A little over a year ago Blackmagic Design released the Pocket Cinema Camera, a device that promised 13 stops of range while recording to either Prores or Cinema DNG raw in a tiny package small enough to fit in your pocket. Can it be used for extreme sports? Clearly you can't hammer it like a GoPro but Red Shark’s Simon Wyndham recently got the chance to try one of them out during a whitewater shoot in Austria.
The shoot followed whitewater kayaker Eddy Mead as he entered the world renowned Adidas Sick Line Extreme Kayak championship. Taking place on the Wellebrucke rapids on the river Oetz in the Austrian alps I knew that this would be a great test for the camera. In the late morning the Wellebrucke canyon is often half in extreme backlit sunlight, and half in shadow. The terrain is also difficult to access, so a light camera is extremely beneficial to have.
I did not take a cage rig with me as I wanted to travel light. The Pocket Cinema Camera is designed as a small compact device and I wanted to try it out as such. I took with me an Olympus Zuiko 14-42mm lens, which is not the fastest around with a maximum aperture of f/3.5 going down to f/5.6 at the long end. However it made for a versatile combination with just enough on the wide for most purposes, and a good telephoto range.
Sensor specs and lens choice
The BMPCC utilises a roughly S16mm sized sensor (12.48mm x 7.02mm), which gives it a crop factor of around 3.02 compared to a full frame camera base level. This makes good wide angle lenses difficult to find, however companies such as Samyang now make some nice manual 10mm cine primes at very reasonable prices. Such a lens would give you a similar angle of view to a 30mm lens on a full frame camera.
There is also now the option of purchasing the new Metabones Speed Booster, which has been specifically designed for the BMPCC. Such an adaptor will enable you to keep your current EF lens investments, as well as the ability to use great new EF cine primes such as the Tokina Cinema ATX 11-16mm T3.0, while keeping their APS-C designed angle of view.
Why get excited about 1080p?
You are probably thinking by now that this is all very well, but why would I be so excited about a small camera that cannot do 4K in the current market situation? The BMPCC is also just over a year old already. Surely it is yesterday’s news?
I have good reason. 4K is coming whether we like it or not, but at the present time most of us simply do not need it for the majority of output. In fact many of my current clients complain about their computers stuttering when it comes to playing 1080p HD, let alone 4K! There is plenty of life left in good old HD for the time being.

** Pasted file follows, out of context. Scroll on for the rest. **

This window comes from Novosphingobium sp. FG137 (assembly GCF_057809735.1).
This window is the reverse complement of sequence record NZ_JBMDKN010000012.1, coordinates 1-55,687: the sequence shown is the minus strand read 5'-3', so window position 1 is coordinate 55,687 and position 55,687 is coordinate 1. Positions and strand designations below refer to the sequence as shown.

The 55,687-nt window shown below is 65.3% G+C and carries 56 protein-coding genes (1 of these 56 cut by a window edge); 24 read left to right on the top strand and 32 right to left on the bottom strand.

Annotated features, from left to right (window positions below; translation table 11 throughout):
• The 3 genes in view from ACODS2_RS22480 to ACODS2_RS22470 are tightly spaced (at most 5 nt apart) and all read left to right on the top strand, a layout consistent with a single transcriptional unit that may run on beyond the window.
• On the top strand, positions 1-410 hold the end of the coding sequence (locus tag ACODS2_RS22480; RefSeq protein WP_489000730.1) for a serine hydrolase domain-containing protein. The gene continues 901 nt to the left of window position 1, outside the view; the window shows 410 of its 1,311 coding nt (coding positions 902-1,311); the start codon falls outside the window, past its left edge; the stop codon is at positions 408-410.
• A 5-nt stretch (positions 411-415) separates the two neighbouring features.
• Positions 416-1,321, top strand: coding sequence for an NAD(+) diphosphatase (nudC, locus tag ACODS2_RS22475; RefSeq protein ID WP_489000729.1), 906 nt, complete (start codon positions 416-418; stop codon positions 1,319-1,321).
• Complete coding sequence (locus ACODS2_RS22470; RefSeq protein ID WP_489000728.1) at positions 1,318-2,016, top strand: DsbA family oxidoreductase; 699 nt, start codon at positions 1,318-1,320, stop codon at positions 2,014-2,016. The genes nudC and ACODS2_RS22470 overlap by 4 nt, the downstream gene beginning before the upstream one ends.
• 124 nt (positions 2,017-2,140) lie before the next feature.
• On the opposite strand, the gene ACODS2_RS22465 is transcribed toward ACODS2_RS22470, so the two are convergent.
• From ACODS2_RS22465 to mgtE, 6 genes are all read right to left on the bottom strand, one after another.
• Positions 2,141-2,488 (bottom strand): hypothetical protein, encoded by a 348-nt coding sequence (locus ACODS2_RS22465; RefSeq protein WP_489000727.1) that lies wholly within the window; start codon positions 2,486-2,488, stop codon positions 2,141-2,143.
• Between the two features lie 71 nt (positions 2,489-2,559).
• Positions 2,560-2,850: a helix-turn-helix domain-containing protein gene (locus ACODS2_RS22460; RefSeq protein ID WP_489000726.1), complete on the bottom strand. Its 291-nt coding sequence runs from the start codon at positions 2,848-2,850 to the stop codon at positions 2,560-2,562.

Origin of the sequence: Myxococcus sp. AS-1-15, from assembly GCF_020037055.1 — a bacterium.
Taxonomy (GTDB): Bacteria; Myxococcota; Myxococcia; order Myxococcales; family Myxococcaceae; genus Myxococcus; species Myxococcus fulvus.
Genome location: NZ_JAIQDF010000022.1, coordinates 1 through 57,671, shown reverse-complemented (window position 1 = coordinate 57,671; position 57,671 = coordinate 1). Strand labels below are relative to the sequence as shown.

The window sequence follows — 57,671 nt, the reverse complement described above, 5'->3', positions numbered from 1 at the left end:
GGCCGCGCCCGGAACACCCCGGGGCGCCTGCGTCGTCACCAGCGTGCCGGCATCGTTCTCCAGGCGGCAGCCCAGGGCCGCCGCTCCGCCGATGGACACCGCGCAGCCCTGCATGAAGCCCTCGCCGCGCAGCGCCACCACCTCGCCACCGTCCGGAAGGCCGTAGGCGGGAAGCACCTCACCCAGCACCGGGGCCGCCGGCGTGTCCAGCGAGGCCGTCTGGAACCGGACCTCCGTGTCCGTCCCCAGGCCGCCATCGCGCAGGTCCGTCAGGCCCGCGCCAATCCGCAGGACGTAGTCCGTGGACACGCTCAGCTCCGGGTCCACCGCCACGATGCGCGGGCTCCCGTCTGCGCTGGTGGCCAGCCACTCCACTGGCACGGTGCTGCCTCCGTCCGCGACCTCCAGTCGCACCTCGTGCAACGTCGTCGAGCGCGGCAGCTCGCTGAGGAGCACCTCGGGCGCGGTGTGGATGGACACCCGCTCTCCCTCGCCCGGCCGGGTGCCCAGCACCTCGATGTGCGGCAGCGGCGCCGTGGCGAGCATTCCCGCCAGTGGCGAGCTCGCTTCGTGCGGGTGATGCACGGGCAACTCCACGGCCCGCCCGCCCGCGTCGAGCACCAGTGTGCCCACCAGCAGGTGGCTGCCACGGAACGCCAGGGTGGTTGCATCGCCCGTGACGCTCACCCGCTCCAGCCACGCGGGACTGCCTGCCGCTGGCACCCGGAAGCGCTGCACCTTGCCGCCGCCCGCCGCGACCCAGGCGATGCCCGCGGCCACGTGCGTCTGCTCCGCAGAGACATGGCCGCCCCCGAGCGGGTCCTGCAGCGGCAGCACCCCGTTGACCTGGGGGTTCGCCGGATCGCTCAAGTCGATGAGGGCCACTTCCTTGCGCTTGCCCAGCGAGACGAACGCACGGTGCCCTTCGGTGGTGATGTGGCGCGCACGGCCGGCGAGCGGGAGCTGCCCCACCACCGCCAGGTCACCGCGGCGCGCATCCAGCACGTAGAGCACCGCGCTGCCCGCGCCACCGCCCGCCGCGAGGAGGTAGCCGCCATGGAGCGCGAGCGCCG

What excites me about the BMPCC is that good quality 10-bit log Prores and 12-bit lossless compressed DNG raw recording is available on such a small and portable device.
It means that footage that I take while in more remote and harder to access places will now look great rather than the mush that many DSLRs output. Certainly I could hack a DSLR, but that is not ideal for reliable professional recording. I could also purchase a Panasonic GH4, which looks like it will soon have a Log gamma recording mode of its own. However that is still a more bulky camera at twice the price of the BMPCC.
Build quality and general features
When you first take the BMPCC out of the box you find that, much like its larger cousins, it is very nicely built and feels great in the hand. The body is made from metal with a rubbery type coating on the front making it easy to grip. It also looks very discrete and a bit retro. Most people will think that it is a compact stills camera, which makes it great for blending into the background.
The rear screen is nicely defined in normal indoor light. However in strong outdoor sunlight it is next to impossible to view. Some sort of loupe would be very useful, if not essential. For production where discreteness is not the prime requirement I will be using the camera with an add-on EVF.
The BMPCC originally shipped with basic firmware features. With the latest software the camera now sports a responsive realtime histogram to help with exposure, as well as realtime audio metering with DBFS markings. Very handy. These can be removed from the display with a quick tap of the down arrow button.
In general the camera is a breeze to use. It is simple, yet all the important functions are very easy to access. With auto lenses the Iris button makes exposure easy before fine adjustments can be made with the left and right arrow buttons. The Focus button also makes focussing easy. I wouldn’t normally use such auto functions, but in this case they make life easy.
Double tapping the Focus button turns on the focus peaking, while double tapping the OK button digitally zooms in on the picture to allow for absolute confirmation of focus. A single press of the OK button allows shot metadata to be input. This is a bit fiddly with the lack of a keyboard, but still a useful function nonetheless.
The BMPCC comes equipped with a 3.5mm headphone socket, a 3.5mm audio input jack, an industry standard LANC socket, and a micro HDMI output. There is also a 12 volt in socket for external powering. Like many I do wonder how robust that 12v socket is, though!
Using the BMPCC in the field
As I alluded to earlier, the situation in which I was shooting for much of my time in Austria was full of very difficult lighting conditions. For ease of editing and because I simply didn’t have the storage space I decided to record using plain old Prores 422 in film Log gamma mode. This is a great codec and suited my purposes just fine.